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Roe v. Wade has been overturned; can I still get emergency contraception?

·2 min read

Story at a glance

  • On Friday, the Supreme Court issued a final ruling on the case Dobbs v. Jackson Women’s Health Organization.

  • The ruling was in favor of overturning Roe v. Wade, the landmark legislation that protected a woman’s right to have an abortion at the federal level.

  • In a separate opinion, Justice Clarence Thomas urged the court to reassess its rulings on contraceptives, same-sex relationships and same-sex marriage.

On Friday, the United States Supreme Court issued a final ruling overturning Roe v. Wade, the 1973 decision that federally protected a woman’s right to an abortion.

Shortly after SCOTUS’s ruling was issued, Justice Clarence Thomas called for a reassessment of other decisions that had been made based on the right to privacy stating that the court should reconsider past rulings on contraceptives, same-sex marriage and same-sex relationships.

Here are a few things to know about emergency contraception as the country begins to grapple with life in post-Roe America.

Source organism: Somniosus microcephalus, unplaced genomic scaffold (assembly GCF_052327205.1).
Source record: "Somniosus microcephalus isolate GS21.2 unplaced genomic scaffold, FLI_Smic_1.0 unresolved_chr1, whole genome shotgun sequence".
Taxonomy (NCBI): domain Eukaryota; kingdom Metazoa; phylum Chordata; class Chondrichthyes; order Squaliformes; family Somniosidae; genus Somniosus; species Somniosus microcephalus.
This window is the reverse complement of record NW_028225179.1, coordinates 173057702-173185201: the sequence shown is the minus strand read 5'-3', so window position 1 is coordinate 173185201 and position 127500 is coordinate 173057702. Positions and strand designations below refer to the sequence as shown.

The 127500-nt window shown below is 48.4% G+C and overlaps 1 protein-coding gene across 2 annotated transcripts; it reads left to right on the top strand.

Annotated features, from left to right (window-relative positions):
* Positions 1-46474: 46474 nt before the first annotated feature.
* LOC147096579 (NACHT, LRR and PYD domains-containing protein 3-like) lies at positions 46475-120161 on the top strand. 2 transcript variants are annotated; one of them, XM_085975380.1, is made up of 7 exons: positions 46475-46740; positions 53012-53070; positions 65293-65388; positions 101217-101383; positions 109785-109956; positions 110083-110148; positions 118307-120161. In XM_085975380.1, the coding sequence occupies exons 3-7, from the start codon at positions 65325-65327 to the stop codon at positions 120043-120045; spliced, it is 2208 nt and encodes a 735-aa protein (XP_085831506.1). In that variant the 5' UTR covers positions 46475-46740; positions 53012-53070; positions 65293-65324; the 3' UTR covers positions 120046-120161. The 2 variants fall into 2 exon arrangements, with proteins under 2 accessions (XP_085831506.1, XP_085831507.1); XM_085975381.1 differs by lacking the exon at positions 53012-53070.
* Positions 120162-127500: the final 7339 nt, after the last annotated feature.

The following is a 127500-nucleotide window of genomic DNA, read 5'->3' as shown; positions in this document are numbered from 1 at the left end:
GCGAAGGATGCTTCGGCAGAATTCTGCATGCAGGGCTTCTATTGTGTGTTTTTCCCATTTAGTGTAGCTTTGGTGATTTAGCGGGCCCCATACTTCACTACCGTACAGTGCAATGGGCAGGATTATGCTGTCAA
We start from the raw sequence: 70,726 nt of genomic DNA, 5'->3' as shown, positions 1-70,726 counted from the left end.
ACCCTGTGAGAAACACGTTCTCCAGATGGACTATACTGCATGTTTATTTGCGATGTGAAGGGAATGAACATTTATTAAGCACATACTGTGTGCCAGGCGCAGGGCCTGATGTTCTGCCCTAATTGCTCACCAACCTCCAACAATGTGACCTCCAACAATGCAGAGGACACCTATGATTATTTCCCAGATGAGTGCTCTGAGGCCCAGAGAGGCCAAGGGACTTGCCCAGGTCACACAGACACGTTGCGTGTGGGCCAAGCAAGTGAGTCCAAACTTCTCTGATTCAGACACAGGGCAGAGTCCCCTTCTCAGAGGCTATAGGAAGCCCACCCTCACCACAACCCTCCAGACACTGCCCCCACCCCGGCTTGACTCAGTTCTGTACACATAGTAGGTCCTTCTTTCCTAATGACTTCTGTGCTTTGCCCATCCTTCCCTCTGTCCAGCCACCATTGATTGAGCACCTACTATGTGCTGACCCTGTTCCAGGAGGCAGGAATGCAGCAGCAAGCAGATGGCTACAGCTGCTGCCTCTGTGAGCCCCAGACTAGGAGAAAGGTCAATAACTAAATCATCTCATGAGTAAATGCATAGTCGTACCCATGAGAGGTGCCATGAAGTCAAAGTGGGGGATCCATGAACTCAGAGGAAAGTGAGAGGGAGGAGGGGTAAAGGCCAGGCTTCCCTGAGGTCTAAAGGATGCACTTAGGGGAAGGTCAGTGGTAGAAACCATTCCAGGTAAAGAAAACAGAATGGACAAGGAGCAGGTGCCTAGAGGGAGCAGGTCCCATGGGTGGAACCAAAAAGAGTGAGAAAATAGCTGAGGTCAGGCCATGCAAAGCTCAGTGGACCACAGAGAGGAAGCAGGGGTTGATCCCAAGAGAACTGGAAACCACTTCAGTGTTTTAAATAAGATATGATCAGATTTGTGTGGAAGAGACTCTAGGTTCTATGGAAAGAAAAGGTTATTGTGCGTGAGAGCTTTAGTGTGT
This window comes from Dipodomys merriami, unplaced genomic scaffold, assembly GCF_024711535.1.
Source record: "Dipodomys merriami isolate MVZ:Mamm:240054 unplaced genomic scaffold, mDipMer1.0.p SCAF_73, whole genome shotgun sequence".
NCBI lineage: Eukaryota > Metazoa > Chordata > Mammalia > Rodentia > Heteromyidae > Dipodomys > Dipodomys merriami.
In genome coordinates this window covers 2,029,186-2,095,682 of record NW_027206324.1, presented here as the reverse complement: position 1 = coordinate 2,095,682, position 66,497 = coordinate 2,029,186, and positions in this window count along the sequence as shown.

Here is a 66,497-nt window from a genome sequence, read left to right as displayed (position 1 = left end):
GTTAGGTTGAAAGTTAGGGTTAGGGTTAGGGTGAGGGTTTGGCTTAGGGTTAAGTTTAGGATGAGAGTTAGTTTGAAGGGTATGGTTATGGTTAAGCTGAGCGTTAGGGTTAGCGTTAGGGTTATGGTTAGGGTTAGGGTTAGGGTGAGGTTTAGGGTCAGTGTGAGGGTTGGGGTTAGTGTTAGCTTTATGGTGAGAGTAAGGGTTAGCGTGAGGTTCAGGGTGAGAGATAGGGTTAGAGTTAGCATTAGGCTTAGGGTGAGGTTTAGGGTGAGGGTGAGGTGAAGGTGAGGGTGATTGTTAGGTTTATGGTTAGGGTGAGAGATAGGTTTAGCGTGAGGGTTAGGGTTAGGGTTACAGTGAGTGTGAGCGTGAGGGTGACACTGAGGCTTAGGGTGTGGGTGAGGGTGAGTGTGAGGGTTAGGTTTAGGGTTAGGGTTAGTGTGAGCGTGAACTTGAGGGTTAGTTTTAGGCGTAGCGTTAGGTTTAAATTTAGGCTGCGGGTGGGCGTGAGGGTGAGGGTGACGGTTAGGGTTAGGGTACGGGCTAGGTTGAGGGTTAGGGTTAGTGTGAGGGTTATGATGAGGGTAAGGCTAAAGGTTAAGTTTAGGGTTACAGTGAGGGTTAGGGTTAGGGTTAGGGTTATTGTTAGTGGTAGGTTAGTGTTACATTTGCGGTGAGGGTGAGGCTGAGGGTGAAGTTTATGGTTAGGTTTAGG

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Can I still get emergency contraception?

Yes. If a person has unprotected sex or contraception fails, emergency contraception is still an option. The most well-known emergency contraceptive is the morning-after pill which can come in two forms, pills of Levonorgestrel, like Plan B, or the brand Ella, which is made from ulipristal acetate.

Levonorgestrel pills can be purchased over the counter at a drug store or pharmacy with Plan B running at around $40 to $50. Ella is the most effective type of “morning-after” pill but a prescription is needed to get it.

Another form of emergency contraception is a copper intrauterine device, better known as an IUD, which is effective at preventing an unwanted pregnancy if inserted within five days of having unprotected sex.

How effective are emergency contraceptives?

If taken within three days of unprotected sex, “morning-after” pills like Plan B can lower a person’s chance of getting pregnant by 75 to 89 percent, according to Planned Parenthood. Ella can lower a person’s chance of getting pregnant by 85 percent if taken within five days of unprotected sex and the copper IUD lowers the chance of pregnancy by 99 percent within that same time frame. All of these forms of emergency contraceptive work better the sooner they are taken.

Is the morning-after pill the same as the abortion pill?

No. “Morning-after” pills are not abortives and work by temporarily stopping the release of an egg from an ovary. The pills will also not harm an existing pregnancy. The abortion pill refers to two medications that a person needs to take to end a pregnancy, mifepristone and misoprostol. Mifepristone used to be referred to as RU486, according to Planned Parenthood.

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